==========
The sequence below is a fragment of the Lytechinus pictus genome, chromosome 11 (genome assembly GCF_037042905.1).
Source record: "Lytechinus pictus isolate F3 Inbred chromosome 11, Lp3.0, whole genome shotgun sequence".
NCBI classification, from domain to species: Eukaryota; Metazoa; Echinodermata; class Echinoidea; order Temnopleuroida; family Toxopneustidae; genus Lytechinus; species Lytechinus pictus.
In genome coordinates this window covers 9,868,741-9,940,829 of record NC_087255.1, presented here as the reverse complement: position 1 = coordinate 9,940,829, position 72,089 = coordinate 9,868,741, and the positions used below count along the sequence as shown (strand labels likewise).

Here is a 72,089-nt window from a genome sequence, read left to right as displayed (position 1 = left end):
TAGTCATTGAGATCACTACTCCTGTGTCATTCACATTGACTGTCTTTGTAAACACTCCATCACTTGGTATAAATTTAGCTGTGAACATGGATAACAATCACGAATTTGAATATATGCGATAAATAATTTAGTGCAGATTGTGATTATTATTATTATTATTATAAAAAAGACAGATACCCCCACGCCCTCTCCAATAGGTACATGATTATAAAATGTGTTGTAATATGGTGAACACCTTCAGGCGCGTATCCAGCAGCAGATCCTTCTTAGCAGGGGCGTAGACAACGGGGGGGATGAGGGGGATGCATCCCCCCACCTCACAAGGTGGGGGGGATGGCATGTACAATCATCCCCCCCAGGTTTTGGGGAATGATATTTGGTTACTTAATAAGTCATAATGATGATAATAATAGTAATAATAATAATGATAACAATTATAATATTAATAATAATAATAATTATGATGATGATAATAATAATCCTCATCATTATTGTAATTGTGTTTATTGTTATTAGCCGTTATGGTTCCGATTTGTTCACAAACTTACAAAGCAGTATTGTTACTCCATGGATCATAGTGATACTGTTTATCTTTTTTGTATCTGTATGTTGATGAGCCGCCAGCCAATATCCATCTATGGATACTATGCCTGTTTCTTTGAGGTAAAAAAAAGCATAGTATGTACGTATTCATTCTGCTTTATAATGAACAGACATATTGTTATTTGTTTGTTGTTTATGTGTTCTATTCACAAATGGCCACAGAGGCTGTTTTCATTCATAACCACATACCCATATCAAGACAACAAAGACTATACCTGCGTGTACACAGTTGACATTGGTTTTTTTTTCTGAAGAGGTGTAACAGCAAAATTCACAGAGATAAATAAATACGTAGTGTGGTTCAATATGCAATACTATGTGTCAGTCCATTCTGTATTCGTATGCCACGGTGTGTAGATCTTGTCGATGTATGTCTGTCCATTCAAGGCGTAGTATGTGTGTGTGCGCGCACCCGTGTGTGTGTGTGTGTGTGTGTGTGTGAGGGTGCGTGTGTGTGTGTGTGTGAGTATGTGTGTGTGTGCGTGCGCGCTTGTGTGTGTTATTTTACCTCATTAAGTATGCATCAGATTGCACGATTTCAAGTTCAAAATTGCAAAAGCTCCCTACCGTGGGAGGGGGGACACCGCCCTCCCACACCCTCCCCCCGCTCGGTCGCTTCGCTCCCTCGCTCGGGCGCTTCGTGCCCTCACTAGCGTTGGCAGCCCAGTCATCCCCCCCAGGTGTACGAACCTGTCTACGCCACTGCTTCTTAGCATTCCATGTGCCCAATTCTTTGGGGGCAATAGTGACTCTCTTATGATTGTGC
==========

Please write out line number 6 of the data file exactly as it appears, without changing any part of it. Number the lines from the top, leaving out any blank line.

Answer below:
TAGTCATTGAGATCACTACTCCTGTGTCATTCACATTGACTGTCTTTGTAAACACTCCATCACTTGGTATAAATTTAGCTGTGAACATGGATAACAATCACGAATTTGAATATATGCGATAAATAATTTAGTGCAGATTGTGATTATTATTATTATTATTATAAAAAAGACAGATACCCCCACGCCCTCTCCAATAGGTACATGATTATAAAATGTGTTGTAATATGGTGAACACCTTCAGGCGCGTATCCAGCAGCAGATCCTTCTTAGCAGGGGCGTAGACAACGGGGGGGATGAGGGGGATGCATCCCCCCACCTCACAAGGTGGGGGGGATGGCATGTACAATCATCCCCCCCAGGTTTTGGGGAATGATATTTGGTTACTTAATAAGTCATAATGATGATAATAATAGTAATAATAATAATGATAACAATTATAATATTAATAATAATAATAATTATGATGATGATAATAATAATCCTCATCATTATTGTAATTGTGTTTATTGTTATTAGCCGTTATGGTTCCGATTTGTTCACAAACTTACAAAGCAGTATTGTTACTCCATGGATCATAGTGATACTGTTTATCTTTTTTGTATCTGTATGTTGATGAGCCGCCAGCCAATATCCATCTATGGATACTATGCCTGTTTCTTTGAGGTAAAAAAAAGCATAGTATGTACGTATTCATTCTGCTTTATAATGAACAGACATATTGTTATTTGTTTGTTGTTTATGTGTTCTATTCACAAATGGCCACAGAGGCTGTTTTCATTCATAACCACATACCCATATCAAGACAACAAAGACTATACCTGCGTGTACACAGTTGACATTGGTTTTTTTTTCTGAAGAGGTGTAACAGCAAAATTCACAGAGATAAATAAATACGTAGTGTGGTTCAATATGCAATACTATGTGTCAGTCCATTCTGTATTCGTATGCCACGGTGTGTAGATCTTGTCGATGTATGTCTGTCCATTCAAGGCGTAGTATGTGTGTGTGCGCGCACCCGTGTGTGTGTGTGTGTGTGTGTGTGTGAGGGTGCGTGTGTGTGTGTGTGTGAGTATGTGTGTGTGTGCGTGCGCGCTTGTGTGTGTTATTTTACCTCATTAAGTATGCATCAGATTGCACGATTTCAAGTTCAAAATTGCAAAAGCTCCCTACCGTGGGAGGGGGGACACCGCCCTCCCACACCCTCCCCCCGCTCGGTCGCTTCGCTCCCTCGCTCGGGCGCTTCGTGCCCTCACTAGCGTTGGCAGCCCAGTCATCCCCCCCAGGTGTACGAACCTGTCTACGCCACTGCTTCTTAGCATTCCATGTGCCCAATTCTTTGGGGGCAATAGTGACTCTCTTATGATTGTGC